Haitian man sentenced to three years for attempted fraud

Haitian man sentenced to three years for attempted fraud
Jamesly Fils-Aime was arraigned before Senior Magistrate Carolyn Vogt-Evans on fraud charges.

NASSAU, BAHAMAS – A Haitian man has been sentenced to three years in prison after pleading guilty to attempting to obtain Bahamian citizenship under false pretenses.

Jamesly Fils-Aime. 29, appeared before Senior Magistrate Carolyn Vogt-Evans on Thursday.

Fils-Aime was charged with one count of attempted fraud by false pretense, one county of possession of a false document, one count of uttering a false document and one count of deceit of a public officer.

Prosecutors said Fils-Aime was arrested by immigration authorities on January 28 for illegal landing and had in his possession a passport with the face and name of “Johnny Tannis”.

He was questioned in reference to his citizenship and it was found that the face on the passport did not match the name.

The prosecutor said “Johnny Tannis had left the Bahamas some time ago.”

He was turned over to police who found in addition to the passport, an application for Bahamian status and a birth certificate.

After being interviewed under caution in the presence of an interpreter and revealed his real name.

Fils-Aime reportedly indicated to officers that he gave the false name under the advice of his aunt – who was not named – in order to obtain status.

The court heard that the police investigation left to the Haitian Embassy which confirmed that Fils-Aime had another passport in his real name which he used to enter the country on July 27, 2019.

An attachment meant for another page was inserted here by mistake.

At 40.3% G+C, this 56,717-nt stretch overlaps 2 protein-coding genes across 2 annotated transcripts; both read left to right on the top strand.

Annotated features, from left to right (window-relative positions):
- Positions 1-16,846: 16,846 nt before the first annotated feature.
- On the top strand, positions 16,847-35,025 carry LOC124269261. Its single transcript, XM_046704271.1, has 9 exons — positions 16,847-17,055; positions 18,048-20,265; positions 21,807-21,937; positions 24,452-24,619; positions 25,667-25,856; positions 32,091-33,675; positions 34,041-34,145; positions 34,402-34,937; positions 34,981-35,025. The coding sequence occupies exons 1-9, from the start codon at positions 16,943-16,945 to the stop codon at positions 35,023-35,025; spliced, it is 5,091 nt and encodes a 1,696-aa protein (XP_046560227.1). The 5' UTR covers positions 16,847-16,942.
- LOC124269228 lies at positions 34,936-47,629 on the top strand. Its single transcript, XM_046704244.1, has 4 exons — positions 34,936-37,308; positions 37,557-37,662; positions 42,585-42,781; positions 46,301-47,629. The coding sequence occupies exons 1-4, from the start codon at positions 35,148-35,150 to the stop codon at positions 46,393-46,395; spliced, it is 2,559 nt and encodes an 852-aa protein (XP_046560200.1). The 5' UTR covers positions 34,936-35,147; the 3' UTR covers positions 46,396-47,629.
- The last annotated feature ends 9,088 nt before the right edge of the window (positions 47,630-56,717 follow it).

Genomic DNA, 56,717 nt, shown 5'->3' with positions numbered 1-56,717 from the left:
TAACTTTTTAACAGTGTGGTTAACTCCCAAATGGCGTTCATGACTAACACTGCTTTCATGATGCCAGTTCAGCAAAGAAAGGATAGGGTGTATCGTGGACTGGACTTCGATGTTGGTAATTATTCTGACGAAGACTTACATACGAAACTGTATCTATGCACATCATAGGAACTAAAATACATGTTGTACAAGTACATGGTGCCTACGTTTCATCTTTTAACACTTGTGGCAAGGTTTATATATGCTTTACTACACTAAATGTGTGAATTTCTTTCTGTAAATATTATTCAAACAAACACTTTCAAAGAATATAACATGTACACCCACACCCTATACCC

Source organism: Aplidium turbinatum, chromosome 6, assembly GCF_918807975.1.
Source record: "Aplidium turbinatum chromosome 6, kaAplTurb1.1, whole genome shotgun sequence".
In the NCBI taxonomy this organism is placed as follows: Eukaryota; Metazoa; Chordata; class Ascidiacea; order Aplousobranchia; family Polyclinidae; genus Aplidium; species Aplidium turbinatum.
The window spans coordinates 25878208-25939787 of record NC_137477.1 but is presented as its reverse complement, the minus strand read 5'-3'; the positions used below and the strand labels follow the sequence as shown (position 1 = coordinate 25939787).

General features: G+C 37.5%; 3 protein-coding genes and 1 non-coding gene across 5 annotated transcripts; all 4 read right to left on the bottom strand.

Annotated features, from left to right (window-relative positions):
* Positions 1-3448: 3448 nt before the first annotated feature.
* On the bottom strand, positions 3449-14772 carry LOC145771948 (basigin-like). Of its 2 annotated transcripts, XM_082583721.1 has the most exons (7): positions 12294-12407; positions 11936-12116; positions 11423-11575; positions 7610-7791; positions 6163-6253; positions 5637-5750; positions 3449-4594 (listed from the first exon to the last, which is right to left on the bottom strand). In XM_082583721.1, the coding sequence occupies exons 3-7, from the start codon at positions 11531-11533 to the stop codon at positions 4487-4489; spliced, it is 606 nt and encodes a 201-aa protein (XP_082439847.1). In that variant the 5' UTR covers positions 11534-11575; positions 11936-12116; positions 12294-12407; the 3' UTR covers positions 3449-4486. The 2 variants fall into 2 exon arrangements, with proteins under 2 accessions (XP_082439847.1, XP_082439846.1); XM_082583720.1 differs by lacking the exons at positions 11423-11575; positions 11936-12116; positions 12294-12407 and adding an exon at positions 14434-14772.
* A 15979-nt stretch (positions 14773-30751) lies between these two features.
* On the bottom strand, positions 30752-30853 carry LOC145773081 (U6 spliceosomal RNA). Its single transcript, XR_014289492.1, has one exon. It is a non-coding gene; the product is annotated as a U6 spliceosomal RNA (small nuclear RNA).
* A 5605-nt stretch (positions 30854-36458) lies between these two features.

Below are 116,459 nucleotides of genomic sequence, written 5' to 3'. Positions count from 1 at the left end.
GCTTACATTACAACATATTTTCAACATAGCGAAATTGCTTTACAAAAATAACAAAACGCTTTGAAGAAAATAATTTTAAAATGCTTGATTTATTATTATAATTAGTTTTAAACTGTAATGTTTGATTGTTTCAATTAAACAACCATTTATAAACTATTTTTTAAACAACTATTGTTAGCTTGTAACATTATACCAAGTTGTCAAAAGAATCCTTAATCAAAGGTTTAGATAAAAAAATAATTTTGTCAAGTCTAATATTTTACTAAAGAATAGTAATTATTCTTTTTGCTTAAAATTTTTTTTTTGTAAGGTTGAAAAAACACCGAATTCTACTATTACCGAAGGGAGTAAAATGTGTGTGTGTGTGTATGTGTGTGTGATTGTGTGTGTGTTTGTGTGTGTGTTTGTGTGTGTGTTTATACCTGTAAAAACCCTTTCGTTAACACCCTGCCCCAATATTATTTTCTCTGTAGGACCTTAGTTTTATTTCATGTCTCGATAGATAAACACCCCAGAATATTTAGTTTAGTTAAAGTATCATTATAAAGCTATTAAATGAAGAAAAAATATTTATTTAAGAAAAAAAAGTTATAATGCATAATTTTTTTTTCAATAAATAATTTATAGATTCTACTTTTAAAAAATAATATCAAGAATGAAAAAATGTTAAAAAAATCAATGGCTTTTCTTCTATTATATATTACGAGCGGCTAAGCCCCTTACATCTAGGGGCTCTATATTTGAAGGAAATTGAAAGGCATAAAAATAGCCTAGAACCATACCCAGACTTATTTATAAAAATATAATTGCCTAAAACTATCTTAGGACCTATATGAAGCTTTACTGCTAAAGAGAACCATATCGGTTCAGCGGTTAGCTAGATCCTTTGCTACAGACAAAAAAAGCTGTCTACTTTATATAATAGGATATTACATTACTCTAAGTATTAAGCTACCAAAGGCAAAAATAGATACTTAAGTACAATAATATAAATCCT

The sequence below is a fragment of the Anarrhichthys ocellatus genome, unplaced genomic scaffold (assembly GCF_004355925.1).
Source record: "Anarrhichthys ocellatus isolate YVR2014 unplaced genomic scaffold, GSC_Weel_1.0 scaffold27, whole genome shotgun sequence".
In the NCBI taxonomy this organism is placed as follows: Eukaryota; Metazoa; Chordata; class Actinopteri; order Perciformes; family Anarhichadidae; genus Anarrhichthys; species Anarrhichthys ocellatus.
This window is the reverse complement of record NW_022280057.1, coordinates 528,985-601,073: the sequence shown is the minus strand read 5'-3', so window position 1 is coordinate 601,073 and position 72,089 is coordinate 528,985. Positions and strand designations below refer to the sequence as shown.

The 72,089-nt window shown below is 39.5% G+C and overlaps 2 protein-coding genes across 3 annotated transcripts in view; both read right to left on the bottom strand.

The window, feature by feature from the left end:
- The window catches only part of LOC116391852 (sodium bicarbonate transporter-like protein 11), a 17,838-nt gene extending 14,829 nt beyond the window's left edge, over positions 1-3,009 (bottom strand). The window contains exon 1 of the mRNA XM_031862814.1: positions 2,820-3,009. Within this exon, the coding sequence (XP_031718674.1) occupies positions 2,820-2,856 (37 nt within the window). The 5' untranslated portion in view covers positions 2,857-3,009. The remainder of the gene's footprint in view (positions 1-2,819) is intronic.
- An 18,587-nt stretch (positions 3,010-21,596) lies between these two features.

He pled guilty to all charges.

When given an opportunity to address the court, through a translator, the 29-year-old began to cry as he expressed his regret and apologized for his actions.

“I want to say sorry to the Bahamian community and Haitian community in The Bahamas,” he said.

“…That was not my intention”.

Fils-Aime told the judge that he was studying agriculture in Haiti and was expected to graduate in December.

He said he only came to the Bahamas to visit but he understands that he violated the law.

He noted that his aunt spoke with him and told him to utilize the name to get a document from the Registrar General.

He said he went there with his cousins on two occasion, after which he was able to get a birth certificate.

He also revealed that once he had the birth certificate he also had to send for his father’s birth certificatein Haiti before applying for the Haitian passport, which he received after a month.

Fils-Aime said once he had the passport, he “did not feel comfortable” because all of his diplomas had his own name on it and he was reflecting on returning to Haiti.

He however was stopped by officers before he could do so.

“My heart is breaking to find myself in this position like this,” he said.

“I spent 25 years in school to make it this far…My parents believed in me. No one else believed in me. I’ve never done anything wrong.

“I’m sorry that I made this error. That will never happen again because that was not my intention.”

However, magistrate Vogt-Evans said while she sympathized with Fils-Aime’s predicament, she believes a college educated man should be better informed at The Bahamas’ immigration laws and understand the consequences of his choices.

“This is not just a simple illegal landing or overstaying case,” she declared.

“You would have defrauded the authorities, you had false documents and you would have presented those documents to the authorities and then you would have lied to the authorities in The Bahamas.

“You are aware of the security and health issues that we face. You are aware of the economic strain of foreigners on The Commonwealth of The Bahamas. The Bahamas must protect its country. The greatest gift a Bahamian can have is citizenship. You dare to steal that and for that you must be punished.

“The court must send a clear message to would be offenders that that will not be tolerated.”

She insisted that The Bahamas cannot take on “the burden of Haiti.”

The foreign national was sentenced to one-year imprisonment for each of the three fraud counts which will run concurrently and was fined $500 or four months in prison for lying to officials.

He was advised that he has right to appeal the sentence and was remanded to the Bahamas Department of Corrections to serve his time, after which he will have to be deported to his home country.